In a hard-hitting report, US lawmakers accused the global bank HSBC on Monday of opening the doors of the financial system to terrorists, drug dealers and money launderers.
Senators found the London-based lender allowed affiliates in countries such as Mexico, Saudi Arabia and Bangladesh to move billions of dollars in suspect funds into the US without adequate controls.
At a time when the banking sector is already under fire for manipulating interest rates and the reckless trades that led to the 2008 financial crisis, HSBC moved quickly to apologize and promise to improve its procedures.
“In an age of international terrorism, drug violence in our streets ... and organized crime, stopping illicit money flows that support those atrocities is a national security imperative,” Senator Carl Levin said.
“HSBC used its US bank as a gateway into the US financial system for some HSBC affiliates around the world to provide US dollar services to clients while playing fast and loose with US banking rules,” his statement said.
“If an international bank won’t police its own affiliates to stop illicit money, the regulatory agencies should consider whether to revoke the charter of the US bank being used to aid and abet that illicit money,” he said.
HSBC said it was to attend a Senate hearing yesterday and swears it has created a new simpler-to-manage global structure for its operations while doubling the budget of the compliance wing charged with applying anti-laundering rules.
“We will acknowledge that, in the past, we have sometimes failed to meet the standards that regulators and customers expect,” HSBC said in a statement.
“We will apologize, acknowledge these mistakes, answer for our actions and give our absolute commitment to fixing what went wrong,” it added.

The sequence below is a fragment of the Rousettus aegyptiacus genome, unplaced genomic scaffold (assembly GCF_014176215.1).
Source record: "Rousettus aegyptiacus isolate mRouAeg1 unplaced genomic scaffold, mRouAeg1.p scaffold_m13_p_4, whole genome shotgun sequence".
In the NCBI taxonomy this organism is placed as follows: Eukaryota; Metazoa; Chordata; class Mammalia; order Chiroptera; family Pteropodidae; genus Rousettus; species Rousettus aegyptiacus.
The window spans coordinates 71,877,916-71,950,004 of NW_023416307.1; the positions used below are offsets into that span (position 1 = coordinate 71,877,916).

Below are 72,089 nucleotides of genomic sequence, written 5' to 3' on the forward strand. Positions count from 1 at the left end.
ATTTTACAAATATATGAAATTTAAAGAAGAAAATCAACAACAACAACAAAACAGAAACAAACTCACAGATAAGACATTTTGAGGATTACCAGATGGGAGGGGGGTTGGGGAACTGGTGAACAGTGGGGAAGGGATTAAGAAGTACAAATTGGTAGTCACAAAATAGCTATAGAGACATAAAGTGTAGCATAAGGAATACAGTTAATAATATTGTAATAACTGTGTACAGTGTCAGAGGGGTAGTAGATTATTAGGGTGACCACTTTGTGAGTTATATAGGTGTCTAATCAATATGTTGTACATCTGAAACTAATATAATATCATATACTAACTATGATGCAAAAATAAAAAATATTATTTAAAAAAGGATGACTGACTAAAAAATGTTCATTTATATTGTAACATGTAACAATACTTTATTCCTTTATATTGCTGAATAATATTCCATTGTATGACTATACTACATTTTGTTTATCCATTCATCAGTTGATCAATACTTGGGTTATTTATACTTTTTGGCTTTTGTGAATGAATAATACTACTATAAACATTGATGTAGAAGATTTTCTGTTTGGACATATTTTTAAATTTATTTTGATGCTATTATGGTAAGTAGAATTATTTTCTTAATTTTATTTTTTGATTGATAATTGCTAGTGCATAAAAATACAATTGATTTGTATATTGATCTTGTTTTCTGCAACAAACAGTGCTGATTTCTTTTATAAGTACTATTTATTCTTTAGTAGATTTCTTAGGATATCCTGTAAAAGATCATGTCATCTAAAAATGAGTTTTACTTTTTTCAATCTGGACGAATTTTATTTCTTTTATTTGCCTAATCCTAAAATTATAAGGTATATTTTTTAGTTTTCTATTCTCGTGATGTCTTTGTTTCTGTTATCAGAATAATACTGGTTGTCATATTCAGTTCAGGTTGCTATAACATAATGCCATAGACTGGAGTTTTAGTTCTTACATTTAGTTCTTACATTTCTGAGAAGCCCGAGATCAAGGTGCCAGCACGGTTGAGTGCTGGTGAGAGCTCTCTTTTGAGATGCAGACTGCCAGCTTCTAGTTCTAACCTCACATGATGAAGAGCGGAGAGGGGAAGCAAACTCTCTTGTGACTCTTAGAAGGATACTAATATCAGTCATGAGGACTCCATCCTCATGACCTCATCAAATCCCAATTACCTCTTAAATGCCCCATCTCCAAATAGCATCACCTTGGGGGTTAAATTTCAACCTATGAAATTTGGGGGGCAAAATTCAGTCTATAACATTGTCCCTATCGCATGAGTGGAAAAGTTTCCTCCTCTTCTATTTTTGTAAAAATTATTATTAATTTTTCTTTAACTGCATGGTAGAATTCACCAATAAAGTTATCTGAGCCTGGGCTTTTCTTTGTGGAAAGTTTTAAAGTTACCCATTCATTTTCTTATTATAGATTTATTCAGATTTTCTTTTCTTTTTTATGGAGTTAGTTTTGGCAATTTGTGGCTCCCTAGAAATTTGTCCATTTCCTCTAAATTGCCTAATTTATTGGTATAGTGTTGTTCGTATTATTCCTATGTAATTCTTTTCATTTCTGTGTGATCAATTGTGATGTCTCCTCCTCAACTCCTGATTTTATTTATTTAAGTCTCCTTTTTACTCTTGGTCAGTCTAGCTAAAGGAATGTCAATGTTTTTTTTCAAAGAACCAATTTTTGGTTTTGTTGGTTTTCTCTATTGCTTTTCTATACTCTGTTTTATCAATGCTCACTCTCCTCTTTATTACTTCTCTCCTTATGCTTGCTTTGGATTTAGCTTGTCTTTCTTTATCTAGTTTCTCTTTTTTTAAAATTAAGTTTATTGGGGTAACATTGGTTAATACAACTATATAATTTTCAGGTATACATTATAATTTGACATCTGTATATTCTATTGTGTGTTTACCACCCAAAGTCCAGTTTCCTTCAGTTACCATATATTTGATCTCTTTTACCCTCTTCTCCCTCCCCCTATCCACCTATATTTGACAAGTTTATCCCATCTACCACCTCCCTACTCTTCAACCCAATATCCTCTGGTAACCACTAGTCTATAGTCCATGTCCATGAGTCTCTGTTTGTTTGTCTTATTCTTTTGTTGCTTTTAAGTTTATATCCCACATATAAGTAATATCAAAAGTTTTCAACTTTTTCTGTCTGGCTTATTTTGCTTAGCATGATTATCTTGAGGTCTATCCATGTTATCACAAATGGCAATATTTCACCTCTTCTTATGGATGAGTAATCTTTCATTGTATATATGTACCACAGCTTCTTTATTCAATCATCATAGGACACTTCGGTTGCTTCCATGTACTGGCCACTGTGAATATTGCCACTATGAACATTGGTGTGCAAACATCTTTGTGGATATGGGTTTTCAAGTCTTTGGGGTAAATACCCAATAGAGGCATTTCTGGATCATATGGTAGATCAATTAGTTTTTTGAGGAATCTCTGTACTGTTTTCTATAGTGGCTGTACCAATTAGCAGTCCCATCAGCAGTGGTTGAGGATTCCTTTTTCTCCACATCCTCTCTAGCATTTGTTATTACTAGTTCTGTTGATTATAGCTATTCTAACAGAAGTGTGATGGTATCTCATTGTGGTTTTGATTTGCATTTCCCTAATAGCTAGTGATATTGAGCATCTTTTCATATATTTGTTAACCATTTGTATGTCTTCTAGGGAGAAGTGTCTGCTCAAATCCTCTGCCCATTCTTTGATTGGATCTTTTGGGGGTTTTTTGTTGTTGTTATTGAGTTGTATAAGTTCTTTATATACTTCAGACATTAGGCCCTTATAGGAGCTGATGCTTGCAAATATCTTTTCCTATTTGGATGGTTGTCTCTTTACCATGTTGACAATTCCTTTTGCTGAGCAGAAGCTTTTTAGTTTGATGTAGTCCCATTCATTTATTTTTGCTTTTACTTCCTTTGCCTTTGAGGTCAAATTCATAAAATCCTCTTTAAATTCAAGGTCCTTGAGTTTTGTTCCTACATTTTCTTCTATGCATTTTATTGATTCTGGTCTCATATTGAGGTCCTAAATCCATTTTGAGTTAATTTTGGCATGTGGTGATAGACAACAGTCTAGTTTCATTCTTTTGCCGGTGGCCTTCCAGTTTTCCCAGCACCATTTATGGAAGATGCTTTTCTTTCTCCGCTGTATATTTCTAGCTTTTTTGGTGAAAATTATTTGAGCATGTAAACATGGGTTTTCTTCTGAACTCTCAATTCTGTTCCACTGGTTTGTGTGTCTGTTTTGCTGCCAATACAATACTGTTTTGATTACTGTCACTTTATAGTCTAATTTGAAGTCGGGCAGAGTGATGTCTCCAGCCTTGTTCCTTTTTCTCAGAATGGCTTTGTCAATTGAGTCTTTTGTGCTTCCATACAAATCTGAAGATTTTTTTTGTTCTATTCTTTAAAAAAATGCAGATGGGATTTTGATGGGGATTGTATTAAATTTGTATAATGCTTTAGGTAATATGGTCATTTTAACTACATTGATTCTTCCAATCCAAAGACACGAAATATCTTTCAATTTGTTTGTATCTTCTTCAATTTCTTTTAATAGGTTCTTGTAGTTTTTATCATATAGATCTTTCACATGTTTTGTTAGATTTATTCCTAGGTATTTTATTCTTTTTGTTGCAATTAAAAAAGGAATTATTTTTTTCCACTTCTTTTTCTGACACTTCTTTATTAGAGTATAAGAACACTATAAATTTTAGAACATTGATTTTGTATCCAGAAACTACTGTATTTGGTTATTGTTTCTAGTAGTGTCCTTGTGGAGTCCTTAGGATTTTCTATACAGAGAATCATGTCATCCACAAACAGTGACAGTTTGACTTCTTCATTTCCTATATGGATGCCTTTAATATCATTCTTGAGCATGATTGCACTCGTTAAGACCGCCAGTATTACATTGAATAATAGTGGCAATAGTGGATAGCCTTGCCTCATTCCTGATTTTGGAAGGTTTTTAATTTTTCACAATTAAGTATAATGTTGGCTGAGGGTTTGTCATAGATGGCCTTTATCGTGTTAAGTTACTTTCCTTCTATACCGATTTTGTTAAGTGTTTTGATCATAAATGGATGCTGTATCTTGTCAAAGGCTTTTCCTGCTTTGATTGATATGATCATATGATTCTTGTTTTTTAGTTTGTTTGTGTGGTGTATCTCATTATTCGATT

In future, all HSBC banks around the world would apply “a single standard globally determined by the highest regulatory standard we must apply anywhere.”
Under the slogan “The World’s Local Bank,” the network that began life as the Hong Kong and Shanghai Banking Corp provides US dollars to HSBC banks in many countries under a procedure known as “correspondent banking.”
According to the US Senate’s Permanent Subcommittee on Investigations, the firm’s US unit HBUS allowed partner HSBC banks in countries with weak fraud and laundering controls to move billions of dollars through its books.
“The Mexican affiliate transported US$7 billion in physical US dollars to HBUS from 2007 to 2008 ... raising red flags that the volume of dollars included proceeds from illegal drug sales in the US,” the report says.
“HBUS provided US dollars and banking services to some banks in Saudi Arabia and Bangladesh despite links to terrorist financing,” says the 330-page document, which was to be formally released yesterday.
“In less than four years, HSBC cleared US$290 million in obviously suspicious US travelers checks for a Japanese bank, benefiting Russians who claimed to be in the used car business,” it adds, according to a news release.
In a statement released ahead of yesterday’s hearing, Levin demanded that the US federal regulator, the Office of the Comptroller of the Currency, do more to keep an eye on HSBC and other banks and take action against abuses.
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